But police say these medical documents do mention several local facilities. Weary says, “Some procedures may have been performed at Hutcheson, Memorial, and Erlanger.”
Weary says this case is now being investigated by federal officials who regulate HIPAA violations, and right now, police are not blaming anyone, or any hospital. “Mentioning those hospitals has nothing to do with or nothing to say that these particular hospitals have anything to do with the dumping of these files.”
Monday, Hutcheson Medical Facility released a statement on their website saying the information came from a plastic surgeon who worked in Chattanooga, but moved to North Carolina and died in 2007. We asked Sergeant Weary about that statement, but she would not comment. “To put blame or attribute this to one specific doctor, no we can’t adequately say, we can say that several doctors names were seen on the files during the time that we were collecting the files.”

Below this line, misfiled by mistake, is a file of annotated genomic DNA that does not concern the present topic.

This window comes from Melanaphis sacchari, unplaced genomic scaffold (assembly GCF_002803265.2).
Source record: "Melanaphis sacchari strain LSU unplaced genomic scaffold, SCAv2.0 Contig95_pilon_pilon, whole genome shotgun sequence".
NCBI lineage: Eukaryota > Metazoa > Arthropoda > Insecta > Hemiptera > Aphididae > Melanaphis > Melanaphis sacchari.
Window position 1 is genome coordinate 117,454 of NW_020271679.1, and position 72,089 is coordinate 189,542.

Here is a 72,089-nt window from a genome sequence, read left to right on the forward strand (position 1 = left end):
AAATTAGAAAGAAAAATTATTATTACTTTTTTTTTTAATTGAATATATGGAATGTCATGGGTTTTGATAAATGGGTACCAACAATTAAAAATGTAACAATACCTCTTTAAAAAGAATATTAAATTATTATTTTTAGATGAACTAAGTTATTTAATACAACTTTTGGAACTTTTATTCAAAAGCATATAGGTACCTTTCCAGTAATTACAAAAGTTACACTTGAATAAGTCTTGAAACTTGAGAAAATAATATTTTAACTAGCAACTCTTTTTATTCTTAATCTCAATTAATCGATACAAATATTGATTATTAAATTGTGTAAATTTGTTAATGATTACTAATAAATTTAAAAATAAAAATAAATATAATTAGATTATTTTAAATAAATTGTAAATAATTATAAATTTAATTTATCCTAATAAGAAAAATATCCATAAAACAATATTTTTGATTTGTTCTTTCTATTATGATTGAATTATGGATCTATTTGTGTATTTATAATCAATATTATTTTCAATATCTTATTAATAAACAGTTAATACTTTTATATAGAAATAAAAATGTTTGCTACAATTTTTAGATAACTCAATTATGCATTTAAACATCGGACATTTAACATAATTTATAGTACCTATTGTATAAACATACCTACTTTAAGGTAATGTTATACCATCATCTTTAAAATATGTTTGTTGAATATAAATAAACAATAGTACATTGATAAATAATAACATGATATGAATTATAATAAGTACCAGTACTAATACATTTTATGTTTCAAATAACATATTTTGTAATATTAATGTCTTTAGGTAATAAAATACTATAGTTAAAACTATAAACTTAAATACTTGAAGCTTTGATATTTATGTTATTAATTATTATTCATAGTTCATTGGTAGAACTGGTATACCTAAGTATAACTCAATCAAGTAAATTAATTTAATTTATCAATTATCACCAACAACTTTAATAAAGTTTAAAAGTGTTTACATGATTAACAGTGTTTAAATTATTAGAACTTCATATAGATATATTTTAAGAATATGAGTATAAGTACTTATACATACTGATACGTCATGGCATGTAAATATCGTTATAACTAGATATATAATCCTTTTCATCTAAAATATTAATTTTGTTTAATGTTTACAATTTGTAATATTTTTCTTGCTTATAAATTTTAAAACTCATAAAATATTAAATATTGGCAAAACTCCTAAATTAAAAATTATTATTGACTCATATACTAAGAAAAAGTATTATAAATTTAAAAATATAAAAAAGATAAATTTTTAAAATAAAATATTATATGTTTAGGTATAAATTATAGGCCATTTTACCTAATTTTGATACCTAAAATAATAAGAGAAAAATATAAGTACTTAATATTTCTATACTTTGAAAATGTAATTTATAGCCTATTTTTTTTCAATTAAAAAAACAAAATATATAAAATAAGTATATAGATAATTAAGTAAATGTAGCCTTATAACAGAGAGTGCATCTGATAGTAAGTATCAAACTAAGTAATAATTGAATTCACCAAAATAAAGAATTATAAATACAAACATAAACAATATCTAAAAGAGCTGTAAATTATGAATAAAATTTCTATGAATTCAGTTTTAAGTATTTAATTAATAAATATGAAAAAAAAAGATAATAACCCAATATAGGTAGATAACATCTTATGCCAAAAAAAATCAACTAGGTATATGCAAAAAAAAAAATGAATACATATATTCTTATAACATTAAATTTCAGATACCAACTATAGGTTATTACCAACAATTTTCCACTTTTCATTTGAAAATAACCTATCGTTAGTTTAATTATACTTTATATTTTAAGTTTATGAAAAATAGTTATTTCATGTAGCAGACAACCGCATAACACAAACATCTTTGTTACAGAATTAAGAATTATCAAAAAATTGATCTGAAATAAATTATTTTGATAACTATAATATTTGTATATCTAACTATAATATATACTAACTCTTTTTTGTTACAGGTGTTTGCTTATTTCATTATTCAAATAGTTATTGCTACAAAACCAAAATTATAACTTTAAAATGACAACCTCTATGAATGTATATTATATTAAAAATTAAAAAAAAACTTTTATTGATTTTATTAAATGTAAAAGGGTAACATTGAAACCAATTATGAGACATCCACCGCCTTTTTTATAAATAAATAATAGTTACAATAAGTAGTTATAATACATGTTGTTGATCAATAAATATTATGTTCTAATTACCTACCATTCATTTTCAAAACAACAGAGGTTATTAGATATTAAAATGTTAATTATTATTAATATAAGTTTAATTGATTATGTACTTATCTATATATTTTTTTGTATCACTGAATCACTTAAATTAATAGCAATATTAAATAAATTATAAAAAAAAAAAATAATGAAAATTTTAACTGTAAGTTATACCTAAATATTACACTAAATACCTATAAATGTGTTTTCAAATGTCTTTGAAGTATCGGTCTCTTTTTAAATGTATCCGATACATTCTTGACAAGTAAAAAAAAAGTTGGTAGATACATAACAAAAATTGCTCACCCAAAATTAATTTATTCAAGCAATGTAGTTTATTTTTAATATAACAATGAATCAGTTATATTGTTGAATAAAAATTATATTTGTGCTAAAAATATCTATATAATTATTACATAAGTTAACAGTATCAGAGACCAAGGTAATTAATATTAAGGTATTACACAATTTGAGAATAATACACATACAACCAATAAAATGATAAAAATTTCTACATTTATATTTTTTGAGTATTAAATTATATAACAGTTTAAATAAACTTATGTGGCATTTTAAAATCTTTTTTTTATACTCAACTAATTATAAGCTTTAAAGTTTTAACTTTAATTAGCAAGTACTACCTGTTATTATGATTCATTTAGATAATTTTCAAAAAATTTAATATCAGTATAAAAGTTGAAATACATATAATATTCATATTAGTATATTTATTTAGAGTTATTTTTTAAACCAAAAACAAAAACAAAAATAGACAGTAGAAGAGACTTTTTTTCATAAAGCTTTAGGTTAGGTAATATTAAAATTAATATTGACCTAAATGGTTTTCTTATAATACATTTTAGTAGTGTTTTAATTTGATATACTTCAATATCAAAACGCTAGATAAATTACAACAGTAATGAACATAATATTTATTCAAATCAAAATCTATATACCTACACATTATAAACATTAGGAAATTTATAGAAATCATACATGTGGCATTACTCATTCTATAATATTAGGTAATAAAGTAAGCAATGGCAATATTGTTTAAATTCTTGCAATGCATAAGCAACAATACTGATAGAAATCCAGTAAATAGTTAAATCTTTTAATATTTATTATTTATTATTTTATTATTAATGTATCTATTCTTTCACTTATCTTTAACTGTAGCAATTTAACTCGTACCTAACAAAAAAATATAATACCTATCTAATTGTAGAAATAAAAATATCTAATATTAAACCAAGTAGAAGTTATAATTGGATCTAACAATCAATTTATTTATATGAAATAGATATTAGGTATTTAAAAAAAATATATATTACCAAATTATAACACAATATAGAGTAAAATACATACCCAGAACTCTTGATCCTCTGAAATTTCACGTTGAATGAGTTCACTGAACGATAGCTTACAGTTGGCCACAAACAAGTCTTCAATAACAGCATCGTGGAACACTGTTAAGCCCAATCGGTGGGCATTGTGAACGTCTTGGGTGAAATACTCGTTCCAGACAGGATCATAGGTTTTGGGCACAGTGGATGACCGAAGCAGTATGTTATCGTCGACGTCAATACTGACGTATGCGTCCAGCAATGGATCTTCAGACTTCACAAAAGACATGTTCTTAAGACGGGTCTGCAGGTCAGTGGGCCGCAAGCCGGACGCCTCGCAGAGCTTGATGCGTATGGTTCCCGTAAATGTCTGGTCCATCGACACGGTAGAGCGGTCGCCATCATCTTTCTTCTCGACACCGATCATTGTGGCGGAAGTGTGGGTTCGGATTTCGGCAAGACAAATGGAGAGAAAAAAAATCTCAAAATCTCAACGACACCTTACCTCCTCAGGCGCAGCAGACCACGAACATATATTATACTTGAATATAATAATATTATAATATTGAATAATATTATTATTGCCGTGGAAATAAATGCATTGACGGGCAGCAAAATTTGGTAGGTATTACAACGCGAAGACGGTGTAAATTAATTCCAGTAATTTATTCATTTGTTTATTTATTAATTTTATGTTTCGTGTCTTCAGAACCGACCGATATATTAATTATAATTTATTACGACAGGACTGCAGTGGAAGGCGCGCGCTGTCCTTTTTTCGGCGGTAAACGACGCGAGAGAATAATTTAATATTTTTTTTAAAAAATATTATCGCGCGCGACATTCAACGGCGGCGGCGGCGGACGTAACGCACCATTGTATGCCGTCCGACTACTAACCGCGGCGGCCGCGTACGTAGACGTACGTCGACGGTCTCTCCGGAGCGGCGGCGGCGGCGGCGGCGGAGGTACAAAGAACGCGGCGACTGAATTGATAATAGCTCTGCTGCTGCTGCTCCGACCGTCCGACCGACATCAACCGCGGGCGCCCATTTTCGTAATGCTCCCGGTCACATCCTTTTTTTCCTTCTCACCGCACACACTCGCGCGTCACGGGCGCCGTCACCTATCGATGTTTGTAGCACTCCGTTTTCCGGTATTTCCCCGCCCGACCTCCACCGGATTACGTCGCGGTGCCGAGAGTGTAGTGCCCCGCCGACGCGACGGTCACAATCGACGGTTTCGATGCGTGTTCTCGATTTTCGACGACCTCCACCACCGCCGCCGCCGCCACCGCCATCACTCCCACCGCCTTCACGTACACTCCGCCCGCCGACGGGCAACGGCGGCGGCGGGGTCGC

While police say the documents are sitting secure while the investigation continues… we wondered who should be telling patients that their privacy may have been violated.
Good question. If it should turn out that those who created the files are deceased or non-locatable, who should notify the patients? Someone dumped those files there, but it could be a firm with no connection to healthcare. So… should the party who exposed the papers have the responsibility for notifying? If it’s someone who bought out a storage unit, do you really want them going through the medical files to make the notifications?